If I want to continue taking birth control pills, how do I get around all this bleeding?
If you have this continuous spotting on the pills, the estrogen level needs to be raised. This can be done in one of two ways. A very small dose of estrogen can be given during the week when you are not taking active hormone pills.
One pill that comes packaged this way is Mircette®. It has 10 mcgm of ethinyl estradiol in 5 of the 7 days of pills in between the 21 days of estrogen with progestin pills. The cycle control of bleeding with Mircette especially in the first two months of use is better than other low estrogen dose (20 mcgm) pills such as Alesse® (2).
Instead of using Mircette, a supplemental estrogen of 1 mg estradiol could be given during that week off active pills or even a transdermal patch such as those used for menopausal estrogen replacement therapy.
In addition to being given a supplemental estrogen in between active pills, another solution might be to change to a pill with higher estrogen levels of 30 or 35 mcgm but combined with a progestin that is not as strong as the one you were given in Ovral®. Ovcon 1-35® or Ortho Novum 1-35® or their generics are pills that come to mind and might eliminate the continuous spotting you are having.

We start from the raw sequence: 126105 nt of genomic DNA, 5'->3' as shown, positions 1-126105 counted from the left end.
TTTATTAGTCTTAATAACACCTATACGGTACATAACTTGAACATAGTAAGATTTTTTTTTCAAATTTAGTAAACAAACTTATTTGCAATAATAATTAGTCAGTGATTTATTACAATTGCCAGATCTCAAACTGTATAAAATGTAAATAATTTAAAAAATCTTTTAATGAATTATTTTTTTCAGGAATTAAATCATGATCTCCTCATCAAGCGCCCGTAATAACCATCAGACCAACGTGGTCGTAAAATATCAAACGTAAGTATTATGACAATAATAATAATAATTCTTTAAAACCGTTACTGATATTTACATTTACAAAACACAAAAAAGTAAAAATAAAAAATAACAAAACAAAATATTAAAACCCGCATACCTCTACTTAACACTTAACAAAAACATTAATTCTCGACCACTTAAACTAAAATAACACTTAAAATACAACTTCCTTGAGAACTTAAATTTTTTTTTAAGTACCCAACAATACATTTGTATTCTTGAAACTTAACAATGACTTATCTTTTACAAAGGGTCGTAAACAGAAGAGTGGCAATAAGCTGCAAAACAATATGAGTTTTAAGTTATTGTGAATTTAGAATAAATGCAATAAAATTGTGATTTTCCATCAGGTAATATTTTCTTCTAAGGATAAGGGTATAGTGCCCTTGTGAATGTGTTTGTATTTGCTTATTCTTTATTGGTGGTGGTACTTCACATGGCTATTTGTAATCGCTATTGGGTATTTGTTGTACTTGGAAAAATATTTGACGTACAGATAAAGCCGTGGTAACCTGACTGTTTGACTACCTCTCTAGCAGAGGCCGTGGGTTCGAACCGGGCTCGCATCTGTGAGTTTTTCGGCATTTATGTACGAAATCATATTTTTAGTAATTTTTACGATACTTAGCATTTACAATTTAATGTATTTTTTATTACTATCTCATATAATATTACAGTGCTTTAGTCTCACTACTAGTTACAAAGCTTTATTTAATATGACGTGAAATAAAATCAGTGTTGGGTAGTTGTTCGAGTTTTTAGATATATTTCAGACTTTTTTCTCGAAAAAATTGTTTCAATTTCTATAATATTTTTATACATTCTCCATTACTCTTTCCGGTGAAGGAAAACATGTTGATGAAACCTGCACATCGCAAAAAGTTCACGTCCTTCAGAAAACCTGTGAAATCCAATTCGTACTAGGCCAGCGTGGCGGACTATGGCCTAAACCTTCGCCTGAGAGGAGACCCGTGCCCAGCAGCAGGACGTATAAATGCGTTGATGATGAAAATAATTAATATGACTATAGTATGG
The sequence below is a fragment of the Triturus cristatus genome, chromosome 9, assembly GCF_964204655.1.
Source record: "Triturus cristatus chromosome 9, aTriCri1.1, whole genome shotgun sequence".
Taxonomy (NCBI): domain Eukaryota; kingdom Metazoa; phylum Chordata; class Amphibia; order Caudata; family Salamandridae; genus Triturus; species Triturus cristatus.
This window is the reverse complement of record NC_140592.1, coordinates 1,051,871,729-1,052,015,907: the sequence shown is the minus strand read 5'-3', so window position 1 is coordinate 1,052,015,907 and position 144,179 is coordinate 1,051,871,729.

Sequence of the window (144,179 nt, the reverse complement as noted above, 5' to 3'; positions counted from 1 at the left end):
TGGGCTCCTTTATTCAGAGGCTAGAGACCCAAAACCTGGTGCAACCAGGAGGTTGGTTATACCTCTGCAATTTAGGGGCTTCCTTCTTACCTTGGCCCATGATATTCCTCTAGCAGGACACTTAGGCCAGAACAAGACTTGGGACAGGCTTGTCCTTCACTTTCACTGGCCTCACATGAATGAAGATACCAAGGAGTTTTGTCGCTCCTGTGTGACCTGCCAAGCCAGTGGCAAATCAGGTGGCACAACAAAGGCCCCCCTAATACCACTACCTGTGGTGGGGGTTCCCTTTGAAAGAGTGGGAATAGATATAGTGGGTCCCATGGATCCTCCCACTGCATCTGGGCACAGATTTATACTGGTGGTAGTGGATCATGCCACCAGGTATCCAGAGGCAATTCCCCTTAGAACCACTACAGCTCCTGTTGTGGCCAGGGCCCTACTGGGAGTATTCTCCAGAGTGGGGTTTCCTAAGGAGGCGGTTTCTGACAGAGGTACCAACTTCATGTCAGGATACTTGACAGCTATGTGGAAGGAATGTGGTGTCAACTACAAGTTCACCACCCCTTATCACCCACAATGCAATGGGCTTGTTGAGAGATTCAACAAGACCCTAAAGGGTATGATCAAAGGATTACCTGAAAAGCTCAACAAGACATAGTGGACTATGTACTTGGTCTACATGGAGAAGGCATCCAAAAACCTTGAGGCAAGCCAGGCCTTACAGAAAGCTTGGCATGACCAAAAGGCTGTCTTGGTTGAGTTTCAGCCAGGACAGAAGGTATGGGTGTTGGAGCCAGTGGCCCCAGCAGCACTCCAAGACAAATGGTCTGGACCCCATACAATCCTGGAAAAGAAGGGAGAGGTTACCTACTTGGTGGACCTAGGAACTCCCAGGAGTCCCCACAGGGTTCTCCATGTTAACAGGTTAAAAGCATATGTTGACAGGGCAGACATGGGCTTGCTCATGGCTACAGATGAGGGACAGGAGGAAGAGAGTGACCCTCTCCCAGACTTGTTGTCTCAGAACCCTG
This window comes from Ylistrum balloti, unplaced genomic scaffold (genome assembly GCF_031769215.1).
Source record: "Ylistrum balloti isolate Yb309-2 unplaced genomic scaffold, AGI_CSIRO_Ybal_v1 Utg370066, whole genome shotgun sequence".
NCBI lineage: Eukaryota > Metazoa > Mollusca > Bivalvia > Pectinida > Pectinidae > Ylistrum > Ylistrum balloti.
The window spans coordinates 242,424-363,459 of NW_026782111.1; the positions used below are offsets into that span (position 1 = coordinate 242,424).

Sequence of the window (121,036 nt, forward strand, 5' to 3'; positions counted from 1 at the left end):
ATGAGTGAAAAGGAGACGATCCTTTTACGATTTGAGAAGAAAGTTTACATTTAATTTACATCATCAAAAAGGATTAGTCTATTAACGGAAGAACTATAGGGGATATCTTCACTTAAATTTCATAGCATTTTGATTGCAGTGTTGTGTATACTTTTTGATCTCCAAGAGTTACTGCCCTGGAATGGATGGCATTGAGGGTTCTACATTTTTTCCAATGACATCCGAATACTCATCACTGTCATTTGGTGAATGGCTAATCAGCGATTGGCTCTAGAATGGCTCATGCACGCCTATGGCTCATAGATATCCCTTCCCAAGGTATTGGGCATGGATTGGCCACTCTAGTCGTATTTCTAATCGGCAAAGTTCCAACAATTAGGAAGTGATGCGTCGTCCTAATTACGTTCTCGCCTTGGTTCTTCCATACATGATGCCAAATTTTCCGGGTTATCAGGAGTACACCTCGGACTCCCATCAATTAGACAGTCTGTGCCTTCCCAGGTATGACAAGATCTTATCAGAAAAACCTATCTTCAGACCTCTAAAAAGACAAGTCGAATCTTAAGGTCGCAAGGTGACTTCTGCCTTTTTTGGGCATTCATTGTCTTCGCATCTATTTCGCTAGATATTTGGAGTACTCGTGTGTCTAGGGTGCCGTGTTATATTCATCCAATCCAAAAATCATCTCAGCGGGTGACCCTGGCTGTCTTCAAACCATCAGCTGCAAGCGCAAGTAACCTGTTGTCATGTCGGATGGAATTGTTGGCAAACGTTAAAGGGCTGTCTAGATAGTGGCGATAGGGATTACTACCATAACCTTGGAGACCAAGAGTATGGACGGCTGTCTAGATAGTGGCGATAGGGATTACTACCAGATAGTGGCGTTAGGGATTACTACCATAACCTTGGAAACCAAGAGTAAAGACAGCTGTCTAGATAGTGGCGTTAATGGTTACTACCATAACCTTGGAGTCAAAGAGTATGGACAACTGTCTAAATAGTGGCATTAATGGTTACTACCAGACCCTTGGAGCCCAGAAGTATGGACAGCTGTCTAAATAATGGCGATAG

If I want to stay on DepoProvera® but do not have continuous spotting, what can I do?
The principle here is the same as that needed with oral contraceptive pills. Estrogen needs to be added to the DepoProvera® regimen. Added estradiol of 1 mg per day by mouth for about two weeks each 3 months may be enough to stop the bleeding pattern.
There are not good studies on this right now so the doctor will need to work with you to try to stop the bleeding problem. It would probably be better to used the estradiol than one of the other estrogens such as conjugated estrogens (Premarin®), estrone or estriol which do not stimulate the endometrium as well as estradiol. Again, using an estradiol transdermal skin patch of 0.1 mg/day for 1-2 weeks might also be enough to stop the continuous spotting.
Another choice might be an injectable contraceptive called Lunelle®. It is a shot that has both estrogen and progestin so there should be less problems with breakthrough bleeding. Ask your doctor about it.
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